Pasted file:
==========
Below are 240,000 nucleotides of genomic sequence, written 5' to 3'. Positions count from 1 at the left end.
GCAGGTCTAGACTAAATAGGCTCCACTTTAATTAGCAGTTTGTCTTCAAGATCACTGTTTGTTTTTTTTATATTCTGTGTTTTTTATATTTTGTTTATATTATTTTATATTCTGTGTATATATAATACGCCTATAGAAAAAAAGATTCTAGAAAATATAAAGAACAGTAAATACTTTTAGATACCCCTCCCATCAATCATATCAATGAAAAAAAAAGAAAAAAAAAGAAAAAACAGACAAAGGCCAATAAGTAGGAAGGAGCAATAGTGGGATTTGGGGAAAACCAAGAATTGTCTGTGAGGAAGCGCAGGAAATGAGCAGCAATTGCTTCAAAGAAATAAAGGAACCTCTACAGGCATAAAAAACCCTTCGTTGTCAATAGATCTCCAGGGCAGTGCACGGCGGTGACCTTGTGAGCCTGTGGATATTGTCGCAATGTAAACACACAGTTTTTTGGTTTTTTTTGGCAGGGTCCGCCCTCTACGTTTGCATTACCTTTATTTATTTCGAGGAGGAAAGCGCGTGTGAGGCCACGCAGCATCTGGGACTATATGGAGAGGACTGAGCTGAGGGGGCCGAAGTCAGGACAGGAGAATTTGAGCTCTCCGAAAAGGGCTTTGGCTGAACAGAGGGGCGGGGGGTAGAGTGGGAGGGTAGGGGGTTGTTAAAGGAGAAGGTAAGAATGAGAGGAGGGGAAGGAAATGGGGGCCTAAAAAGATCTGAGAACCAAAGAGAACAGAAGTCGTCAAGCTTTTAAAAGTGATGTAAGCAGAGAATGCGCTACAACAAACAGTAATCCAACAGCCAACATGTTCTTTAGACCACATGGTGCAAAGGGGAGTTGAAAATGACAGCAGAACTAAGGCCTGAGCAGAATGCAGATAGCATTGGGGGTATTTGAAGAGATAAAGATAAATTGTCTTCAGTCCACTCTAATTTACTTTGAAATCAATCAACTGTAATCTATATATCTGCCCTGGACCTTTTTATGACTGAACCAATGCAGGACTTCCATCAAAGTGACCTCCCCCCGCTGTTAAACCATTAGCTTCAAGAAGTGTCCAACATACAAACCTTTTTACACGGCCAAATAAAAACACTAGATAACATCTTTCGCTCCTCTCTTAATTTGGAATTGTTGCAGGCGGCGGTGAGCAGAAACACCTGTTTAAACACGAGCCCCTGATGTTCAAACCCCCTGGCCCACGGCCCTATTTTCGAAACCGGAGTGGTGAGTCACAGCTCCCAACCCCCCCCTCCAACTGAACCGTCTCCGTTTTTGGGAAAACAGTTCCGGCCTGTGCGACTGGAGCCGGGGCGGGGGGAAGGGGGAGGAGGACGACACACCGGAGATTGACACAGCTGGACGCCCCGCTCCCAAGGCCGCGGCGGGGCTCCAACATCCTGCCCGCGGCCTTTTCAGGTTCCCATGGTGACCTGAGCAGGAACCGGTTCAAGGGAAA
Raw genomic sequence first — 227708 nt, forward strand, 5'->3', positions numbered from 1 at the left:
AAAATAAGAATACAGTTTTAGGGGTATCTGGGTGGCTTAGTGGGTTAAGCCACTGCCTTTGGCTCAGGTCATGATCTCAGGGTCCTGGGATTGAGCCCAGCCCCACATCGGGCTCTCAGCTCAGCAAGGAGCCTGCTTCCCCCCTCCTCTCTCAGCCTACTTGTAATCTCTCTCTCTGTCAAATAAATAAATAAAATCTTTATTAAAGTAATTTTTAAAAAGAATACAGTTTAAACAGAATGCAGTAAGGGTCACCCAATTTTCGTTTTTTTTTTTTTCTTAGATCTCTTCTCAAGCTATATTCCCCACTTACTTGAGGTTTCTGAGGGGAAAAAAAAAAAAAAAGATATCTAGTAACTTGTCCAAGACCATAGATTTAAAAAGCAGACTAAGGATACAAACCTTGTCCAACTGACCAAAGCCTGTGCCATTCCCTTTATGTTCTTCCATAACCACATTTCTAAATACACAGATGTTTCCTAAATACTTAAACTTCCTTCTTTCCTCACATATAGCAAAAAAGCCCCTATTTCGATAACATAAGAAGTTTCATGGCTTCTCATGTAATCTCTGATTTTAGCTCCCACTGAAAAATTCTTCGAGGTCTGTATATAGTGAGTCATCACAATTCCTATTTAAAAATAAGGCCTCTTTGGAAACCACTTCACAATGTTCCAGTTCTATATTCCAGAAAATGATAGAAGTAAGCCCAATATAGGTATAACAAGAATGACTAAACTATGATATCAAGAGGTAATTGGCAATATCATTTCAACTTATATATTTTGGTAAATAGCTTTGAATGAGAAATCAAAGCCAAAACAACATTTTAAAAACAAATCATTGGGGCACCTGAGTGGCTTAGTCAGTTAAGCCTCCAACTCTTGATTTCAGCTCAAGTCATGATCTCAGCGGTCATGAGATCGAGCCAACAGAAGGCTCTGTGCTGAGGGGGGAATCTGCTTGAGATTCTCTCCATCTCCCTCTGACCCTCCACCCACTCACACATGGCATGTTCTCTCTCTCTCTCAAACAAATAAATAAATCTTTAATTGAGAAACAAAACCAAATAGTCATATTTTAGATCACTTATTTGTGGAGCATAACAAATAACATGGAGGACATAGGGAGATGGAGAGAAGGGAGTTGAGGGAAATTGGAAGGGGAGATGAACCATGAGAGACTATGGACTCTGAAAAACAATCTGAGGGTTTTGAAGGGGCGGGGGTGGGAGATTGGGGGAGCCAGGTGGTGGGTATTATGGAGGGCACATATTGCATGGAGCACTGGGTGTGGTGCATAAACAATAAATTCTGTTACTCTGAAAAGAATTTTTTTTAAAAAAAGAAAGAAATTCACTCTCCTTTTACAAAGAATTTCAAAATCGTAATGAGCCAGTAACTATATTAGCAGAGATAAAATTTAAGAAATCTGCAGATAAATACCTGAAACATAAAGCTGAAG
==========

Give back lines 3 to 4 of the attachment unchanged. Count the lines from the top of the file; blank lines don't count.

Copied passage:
Raw genomic sequence first — 227708 nt, forward strand, 5'->3', positions numbered from 1 at the left:
AAAATAAGAATACAGTTTTAGGGGTATCTGGGTGGCTTAGTGGGTTAAGCCACTGCCTTTGGCTCAGGTCATGATCTCAGGGTCCTGGGATTGAGCCCAGCCCCACATCGGGCTCTCAGCTCAGCAAGGAGCCTGCTTCCCCCCTCCTCTCTCAGCCTACTTGTAATCTCTCTCTCTGTCAAATAAATAAATAAAATCTTTATTAAAGTAATTTTTAAAAAGAATACAGTTTAAACAGAATGCAGTAAGGGTCACCCAATTTTCGTTTTTTTTTTTTTCTTAGATCTCTTCTCAAGCTATATTCCCCACTTACTTGAGGTTTCTGAGGGGAAAAAAAAAAAAAAAGATATCTAGTAACTTGTCCAAGACCATAGATTTAAAAAGCAGACTAAGGATACAAACCTTGTCCAACTGACCAAAGCCTGTGCCATTCCCTTTATGTTCTTCCATAACCACATTTCTAAATACACAGATGTTTCCTAAATACTTAAACTTCCTTCTTTCCTCACATATAGCAAAAAAGCCCCTATTTCGATAACATAAGAAGTTTCATGGCTTCTCATGTAATCTCTGATTTTAGCTCCCACTGAAAAATTCTTCGAGGTCTGTATATAGTGAGTCATCACAATTCCTATTTAAAAATAAGGCCTCTTTGGAAACCACTTCACAATGTTCCAGTTCTATATTCCAGAAAATGATAGAAGTAAGCCCAATATAGGTATAACAAGAATGACTAAACTATGATATCAAGAGGTAATTGGCAATATCATTTCAACTTATATATTTTGGTAAATAGCTTTGAATGAGAAATCAAAGCCAAAACAACATTTTAAAAACAAATCATTGGGGCACCTGAGTGGCTTAGTCAGTTAAGCCTCCAACTCTTGATTTCAGCTCAAGTCATGATCTCAGCGGTCATGAGATCGAGCCAACAGAAGGCTCTGTGCTGAGGGGGGAATCTGCTTGAGATTCTCTCCATCTCCCTCTGACCCTCCACCCACTCACACATGGCATGTTCTCTCTCTCTCTCAAACAAATAAATAAATCTTTAATTGAGAAACAAAACCAAATAGTCATATTTTAGATCACTTATTTGTGGAGCATAACAAATAACATGGAGGACATAGGGAGATGGAGAGAAGGGAGTTGAGGGAAATTGGAAGGGGAGATGAACCATGAGAGACTATGGACTCTGAAAAACAATCTGAGGGTTTTGAAGGGGCGGGGGTGGGAGATTGGGGGAGCCAGGTGGTGGGTATTATGGAGGGCACATATTGCATGGAGCACTGGGTGTGGTGCATAAACAATAAATTCTGTTACTCTGAAAAGAATTTTTTTTAAAAAAAGAAAGAAATTCACTCTCCTTTTACAAAGAATTTCAAAATCGTAATGAGCCAGTAACTATATTAGCAGAGATAAAATTTAAGAAATCTGCAGATAAATACCTGAAACATAAAGCTGAAG